29 April 2012
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Category News
29 April 2012, Comments 0











Opportunities and challenges for your business


A very Good Good Morning & Salam 1 Malaysia;


Yang Berbahagia Tan Sri Dr. Zulkefli A Hassan

Program Chairman

International Business School

Universiti Teknologi Malaysia International Campus


Yang Berbahagia Mr. Stewart Forbes

Executive Director

Malaysian International Chamber of Commerce & Industry


Yang Berbahagia Prof. Dr. Mohamed Amin Alias


Globalevent Asia


Yang Berbahagia Professor Govindan Nair

President of Hemisphere Solution USA


Distinguished Delegates,

Members of the media;

Ladies and Gentlemen:



First and foremost I want to thank the organizers for the honour given to me and the Ministry of International Trade and Industry to share this morning with you. More than that I must commend the International Business School, Universiti Teknologi Malaysia for this effort. I am humbled by this invitation, specifically to be in the company Professor Govindan Nair former lead economist from World Bank Group.


I am proud that UTM is undertaking this initiative. This is significant as it not only profiles the university, but also provides the opportunity for the faculty, students and the business community to interact. And in the context of today’s global economic realities, it is important that we strengthen the bonds between academia and the business community.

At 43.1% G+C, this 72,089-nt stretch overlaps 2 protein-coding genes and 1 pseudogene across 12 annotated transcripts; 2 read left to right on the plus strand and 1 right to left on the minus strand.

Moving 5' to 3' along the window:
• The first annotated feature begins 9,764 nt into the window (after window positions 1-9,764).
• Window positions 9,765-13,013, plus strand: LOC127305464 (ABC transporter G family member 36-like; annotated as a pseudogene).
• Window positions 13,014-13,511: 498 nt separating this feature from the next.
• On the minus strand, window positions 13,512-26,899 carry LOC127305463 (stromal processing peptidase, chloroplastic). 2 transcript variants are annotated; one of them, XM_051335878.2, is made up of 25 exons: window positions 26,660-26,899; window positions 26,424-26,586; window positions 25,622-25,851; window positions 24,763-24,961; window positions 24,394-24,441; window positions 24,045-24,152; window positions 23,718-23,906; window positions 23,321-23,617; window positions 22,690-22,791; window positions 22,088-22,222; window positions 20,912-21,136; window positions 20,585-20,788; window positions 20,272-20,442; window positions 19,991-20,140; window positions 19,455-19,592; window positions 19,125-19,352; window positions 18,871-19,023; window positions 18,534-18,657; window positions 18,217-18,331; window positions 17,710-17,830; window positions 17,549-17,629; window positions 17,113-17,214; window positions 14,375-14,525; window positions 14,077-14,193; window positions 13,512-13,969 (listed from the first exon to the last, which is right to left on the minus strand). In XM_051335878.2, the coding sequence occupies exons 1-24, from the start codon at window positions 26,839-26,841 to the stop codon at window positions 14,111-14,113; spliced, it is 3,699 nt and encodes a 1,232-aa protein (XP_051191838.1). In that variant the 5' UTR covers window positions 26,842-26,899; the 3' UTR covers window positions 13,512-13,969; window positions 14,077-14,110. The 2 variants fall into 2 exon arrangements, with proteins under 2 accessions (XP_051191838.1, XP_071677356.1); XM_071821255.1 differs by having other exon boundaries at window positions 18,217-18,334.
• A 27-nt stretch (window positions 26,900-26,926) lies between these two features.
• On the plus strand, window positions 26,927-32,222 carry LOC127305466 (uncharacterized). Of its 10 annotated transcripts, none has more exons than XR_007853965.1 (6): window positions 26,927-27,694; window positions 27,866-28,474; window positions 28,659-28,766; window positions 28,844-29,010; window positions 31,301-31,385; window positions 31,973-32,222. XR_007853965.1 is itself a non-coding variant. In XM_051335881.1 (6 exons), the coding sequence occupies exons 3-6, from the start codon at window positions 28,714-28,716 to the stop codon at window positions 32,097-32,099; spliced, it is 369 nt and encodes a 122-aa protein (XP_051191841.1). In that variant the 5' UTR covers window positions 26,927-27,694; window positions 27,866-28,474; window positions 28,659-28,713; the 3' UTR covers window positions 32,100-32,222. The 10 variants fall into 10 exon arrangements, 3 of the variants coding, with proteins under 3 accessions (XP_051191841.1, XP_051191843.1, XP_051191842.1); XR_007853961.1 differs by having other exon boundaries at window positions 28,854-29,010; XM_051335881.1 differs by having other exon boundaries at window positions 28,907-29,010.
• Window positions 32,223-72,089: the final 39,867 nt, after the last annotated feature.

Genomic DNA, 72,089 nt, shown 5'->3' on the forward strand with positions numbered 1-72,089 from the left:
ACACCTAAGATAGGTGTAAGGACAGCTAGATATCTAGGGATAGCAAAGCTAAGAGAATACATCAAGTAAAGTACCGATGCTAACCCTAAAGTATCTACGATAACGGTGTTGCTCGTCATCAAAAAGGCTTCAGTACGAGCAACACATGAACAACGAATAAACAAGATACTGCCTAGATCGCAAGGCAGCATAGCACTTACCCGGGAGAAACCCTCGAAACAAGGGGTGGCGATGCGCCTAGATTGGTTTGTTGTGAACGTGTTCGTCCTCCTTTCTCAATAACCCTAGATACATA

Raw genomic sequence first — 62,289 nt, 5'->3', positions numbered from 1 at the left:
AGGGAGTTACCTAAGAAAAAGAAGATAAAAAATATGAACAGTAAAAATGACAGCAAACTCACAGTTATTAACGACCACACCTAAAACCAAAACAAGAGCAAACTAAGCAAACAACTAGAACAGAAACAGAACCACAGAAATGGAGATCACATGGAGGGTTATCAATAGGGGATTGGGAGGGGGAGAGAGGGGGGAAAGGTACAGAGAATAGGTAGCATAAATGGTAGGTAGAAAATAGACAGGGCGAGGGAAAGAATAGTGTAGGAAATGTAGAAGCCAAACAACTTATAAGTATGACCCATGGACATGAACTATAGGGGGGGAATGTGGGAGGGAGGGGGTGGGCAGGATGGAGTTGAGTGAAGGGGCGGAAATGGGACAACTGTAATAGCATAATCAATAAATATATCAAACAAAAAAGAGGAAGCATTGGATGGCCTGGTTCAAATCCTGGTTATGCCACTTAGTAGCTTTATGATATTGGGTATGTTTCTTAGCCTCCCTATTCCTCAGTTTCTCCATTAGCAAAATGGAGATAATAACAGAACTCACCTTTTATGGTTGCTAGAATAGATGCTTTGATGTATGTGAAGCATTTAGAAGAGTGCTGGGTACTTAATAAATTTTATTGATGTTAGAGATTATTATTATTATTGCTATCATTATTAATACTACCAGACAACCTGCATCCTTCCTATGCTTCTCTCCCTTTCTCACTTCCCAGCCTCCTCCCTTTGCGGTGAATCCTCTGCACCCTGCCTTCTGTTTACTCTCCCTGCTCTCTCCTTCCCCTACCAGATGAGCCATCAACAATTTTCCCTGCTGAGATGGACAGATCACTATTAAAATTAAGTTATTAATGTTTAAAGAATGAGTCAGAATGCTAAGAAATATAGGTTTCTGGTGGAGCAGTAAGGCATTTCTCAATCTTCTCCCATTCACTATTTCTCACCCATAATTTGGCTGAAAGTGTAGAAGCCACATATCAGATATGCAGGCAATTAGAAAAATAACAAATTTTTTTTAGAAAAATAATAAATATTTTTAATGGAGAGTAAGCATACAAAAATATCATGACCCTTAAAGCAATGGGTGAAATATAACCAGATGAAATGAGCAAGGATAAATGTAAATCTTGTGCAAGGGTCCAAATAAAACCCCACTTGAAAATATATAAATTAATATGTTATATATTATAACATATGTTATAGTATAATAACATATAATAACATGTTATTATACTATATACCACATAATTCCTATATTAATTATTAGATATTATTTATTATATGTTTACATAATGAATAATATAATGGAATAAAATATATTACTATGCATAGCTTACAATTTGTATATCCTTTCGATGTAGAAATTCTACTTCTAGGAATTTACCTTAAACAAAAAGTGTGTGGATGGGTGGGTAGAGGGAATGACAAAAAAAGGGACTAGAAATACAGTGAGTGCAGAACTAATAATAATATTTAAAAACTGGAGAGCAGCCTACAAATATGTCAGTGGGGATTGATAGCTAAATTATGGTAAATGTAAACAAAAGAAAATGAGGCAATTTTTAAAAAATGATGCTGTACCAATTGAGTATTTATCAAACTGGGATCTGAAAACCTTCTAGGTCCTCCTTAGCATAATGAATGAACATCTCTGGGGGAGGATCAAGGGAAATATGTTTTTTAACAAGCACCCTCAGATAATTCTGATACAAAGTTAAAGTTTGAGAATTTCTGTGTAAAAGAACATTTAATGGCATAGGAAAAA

The challenges in global economic environment warrants the deeper collaboration between the academic and business worlds. And I use the word business here in a broad sense to encompass economic and market analysts. These are folks whose real time analysis of the global and domestic economic situation inform financial decisions. And theirs are also analyses that we in government track as we make policy decisions. Sessions like this one today also enrich us and help encapsulate the issues so that we make better informed decisions.


The last 8 months have been exceptionally turbulent for the global economy. The IMF’s theme of its recently published World Economic Outlook says it all: “Growth Resuming, Dangers Remain”. Global growth is projected to go from 4% in 2011 to about 3.5% this year. The eurozone is projected to go into a mild recession and both China and India are expected to record slower growth. Given Malaysia’s export orienation, ongoing risks to the global recovery consitute risks for Malaysia’s growth.  For now, export growth in 2012 is expected to be lower, hovering at about 5-7% this year.  And Bank Negara Malaysia has projected a growth of 4-5% from 5.1% in 2011.